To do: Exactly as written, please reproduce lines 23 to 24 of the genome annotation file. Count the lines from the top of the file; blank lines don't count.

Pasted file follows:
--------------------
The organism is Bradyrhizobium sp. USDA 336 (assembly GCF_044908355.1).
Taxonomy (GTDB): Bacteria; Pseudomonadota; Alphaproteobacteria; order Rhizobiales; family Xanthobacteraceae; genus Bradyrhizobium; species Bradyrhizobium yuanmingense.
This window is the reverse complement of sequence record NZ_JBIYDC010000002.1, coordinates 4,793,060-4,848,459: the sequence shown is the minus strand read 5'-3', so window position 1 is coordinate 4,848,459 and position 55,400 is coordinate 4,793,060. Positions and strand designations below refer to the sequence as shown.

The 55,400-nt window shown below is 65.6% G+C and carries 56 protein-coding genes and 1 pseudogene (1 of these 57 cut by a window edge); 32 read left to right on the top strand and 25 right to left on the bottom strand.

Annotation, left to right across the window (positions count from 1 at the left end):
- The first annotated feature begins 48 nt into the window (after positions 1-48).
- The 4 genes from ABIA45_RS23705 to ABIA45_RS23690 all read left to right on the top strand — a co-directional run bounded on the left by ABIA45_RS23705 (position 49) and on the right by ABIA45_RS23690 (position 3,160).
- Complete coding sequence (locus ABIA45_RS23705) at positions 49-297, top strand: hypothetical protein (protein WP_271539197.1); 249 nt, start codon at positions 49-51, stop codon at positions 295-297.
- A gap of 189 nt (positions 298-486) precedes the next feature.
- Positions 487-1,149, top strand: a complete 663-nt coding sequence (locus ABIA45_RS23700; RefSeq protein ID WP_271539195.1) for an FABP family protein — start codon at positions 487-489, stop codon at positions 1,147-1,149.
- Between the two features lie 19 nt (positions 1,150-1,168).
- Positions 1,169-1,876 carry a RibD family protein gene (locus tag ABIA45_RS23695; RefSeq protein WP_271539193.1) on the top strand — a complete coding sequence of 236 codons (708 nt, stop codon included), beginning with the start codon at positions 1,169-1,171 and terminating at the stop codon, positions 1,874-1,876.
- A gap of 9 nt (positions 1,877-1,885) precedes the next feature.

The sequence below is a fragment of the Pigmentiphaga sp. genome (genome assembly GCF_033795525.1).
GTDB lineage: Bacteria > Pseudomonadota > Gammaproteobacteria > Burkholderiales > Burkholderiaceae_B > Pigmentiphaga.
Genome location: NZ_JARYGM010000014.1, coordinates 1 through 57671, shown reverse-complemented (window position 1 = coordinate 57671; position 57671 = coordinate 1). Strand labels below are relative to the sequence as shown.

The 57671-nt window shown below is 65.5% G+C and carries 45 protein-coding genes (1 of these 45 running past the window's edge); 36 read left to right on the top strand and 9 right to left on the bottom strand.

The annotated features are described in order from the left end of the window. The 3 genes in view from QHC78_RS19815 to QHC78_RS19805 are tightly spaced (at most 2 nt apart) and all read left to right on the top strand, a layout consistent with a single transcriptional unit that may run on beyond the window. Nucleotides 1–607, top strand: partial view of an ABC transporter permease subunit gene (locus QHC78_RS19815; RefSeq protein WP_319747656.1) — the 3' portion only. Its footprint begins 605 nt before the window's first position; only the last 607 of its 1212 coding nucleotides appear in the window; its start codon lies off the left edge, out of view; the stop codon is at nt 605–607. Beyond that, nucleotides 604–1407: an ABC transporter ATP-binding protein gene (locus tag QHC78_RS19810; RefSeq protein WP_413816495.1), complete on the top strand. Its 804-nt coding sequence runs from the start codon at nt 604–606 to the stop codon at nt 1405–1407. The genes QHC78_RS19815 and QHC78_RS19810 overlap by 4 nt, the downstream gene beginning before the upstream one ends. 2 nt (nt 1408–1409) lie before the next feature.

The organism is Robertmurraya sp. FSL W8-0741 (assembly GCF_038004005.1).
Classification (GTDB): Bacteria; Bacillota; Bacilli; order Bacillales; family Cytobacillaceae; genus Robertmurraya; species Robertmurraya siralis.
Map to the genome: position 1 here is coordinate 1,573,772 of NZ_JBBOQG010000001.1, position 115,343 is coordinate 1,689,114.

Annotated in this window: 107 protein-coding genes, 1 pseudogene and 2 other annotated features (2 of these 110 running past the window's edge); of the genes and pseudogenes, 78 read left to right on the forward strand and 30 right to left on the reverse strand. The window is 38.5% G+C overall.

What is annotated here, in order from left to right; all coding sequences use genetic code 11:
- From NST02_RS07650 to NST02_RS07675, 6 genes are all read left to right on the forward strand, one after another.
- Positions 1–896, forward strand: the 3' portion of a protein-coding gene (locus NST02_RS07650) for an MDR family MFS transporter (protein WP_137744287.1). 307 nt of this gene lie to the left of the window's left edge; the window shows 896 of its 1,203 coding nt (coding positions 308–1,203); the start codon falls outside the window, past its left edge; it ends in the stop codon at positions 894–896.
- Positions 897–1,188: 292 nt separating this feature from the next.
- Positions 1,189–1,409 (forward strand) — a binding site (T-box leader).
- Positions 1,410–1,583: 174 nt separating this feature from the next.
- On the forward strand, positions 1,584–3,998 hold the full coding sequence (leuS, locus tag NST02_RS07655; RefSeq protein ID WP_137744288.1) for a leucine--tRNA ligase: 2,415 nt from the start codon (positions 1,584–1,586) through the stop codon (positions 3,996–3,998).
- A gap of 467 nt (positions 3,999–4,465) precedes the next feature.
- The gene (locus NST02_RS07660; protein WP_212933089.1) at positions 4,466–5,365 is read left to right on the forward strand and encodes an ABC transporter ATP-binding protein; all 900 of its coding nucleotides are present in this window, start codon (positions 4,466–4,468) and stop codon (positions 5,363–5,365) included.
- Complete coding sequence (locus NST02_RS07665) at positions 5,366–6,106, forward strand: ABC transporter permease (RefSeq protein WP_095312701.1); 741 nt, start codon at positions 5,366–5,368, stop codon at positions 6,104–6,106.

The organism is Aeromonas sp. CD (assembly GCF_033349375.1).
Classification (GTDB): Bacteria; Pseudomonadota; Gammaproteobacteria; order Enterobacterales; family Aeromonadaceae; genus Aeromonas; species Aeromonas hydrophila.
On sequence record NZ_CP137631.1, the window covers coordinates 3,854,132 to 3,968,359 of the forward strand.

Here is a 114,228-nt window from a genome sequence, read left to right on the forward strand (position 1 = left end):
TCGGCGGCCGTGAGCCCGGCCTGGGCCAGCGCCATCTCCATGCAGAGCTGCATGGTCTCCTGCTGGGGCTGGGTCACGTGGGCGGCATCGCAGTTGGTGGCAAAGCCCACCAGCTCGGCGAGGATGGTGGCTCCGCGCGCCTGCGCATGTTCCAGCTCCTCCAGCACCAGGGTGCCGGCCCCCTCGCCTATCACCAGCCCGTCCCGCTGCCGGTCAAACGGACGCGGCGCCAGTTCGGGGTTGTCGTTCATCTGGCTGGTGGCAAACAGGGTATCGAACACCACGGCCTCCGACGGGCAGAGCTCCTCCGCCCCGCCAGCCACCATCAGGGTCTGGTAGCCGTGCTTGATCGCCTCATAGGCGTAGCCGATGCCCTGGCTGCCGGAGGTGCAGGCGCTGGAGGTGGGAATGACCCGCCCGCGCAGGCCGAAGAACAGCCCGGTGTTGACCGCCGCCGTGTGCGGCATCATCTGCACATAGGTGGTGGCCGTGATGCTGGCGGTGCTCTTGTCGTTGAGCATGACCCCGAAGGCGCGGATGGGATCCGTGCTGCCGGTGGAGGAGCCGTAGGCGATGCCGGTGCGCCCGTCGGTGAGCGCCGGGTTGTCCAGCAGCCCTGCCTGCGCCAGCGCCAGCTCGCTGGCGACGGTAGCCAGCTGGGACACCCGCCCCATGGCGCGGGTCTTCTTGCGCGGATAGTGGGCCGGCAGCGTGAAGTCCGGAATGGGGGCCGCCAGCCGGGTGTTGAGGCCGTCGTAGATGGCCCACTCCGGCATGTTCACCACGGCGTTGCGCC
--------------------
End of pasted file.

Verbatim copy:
What is annotated here, in order from left to right; all coding sequences use genetic code 11:
- From NST02_RS07650 to NST02_RS07675, 6 genes are all read left to right on the forward strand, one after another.